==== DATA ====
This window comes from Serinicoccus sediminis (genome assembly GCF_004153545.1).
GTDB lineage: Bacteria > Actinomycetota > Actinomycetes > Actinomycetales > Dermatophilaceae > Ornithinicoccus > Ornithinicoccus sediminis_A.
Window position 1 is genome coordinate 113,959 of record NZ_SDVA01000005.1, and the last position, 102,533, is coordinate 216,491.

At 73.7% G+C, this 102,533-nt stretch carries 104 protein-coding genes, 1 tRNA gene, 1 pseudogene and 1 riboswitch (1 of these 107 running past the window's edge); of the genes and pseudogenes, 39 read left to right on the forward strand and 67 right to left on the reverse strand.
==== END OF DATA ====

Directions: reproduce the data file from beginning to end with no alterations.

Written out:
This window comes from Serinicoccus sediminis (genome assembly GCF_004153545.1).
GTDB lineage: Bacteria > Actinomycetota > Actinomycetes > Actinomycetales > Dermatophilaceae > Ornithinicoccus > Ornithinicoccus sediminis_A.
Window position 1 is genome coordinate 113,959 of record NZ_SDVA01000005.1, and the last position, 102,533, is coordinate 216,491.

At 73.7% G+C, this 102,533-nt stretch carries 104 protein-coding genes, 1 tRNA gene, 1 pseudogene and 1 riboswitch (1 of these 107 running past the window's edge); of the genes and pseudogenes, 39 read left to right on the forward strand and 67 right to left on the reverse strand.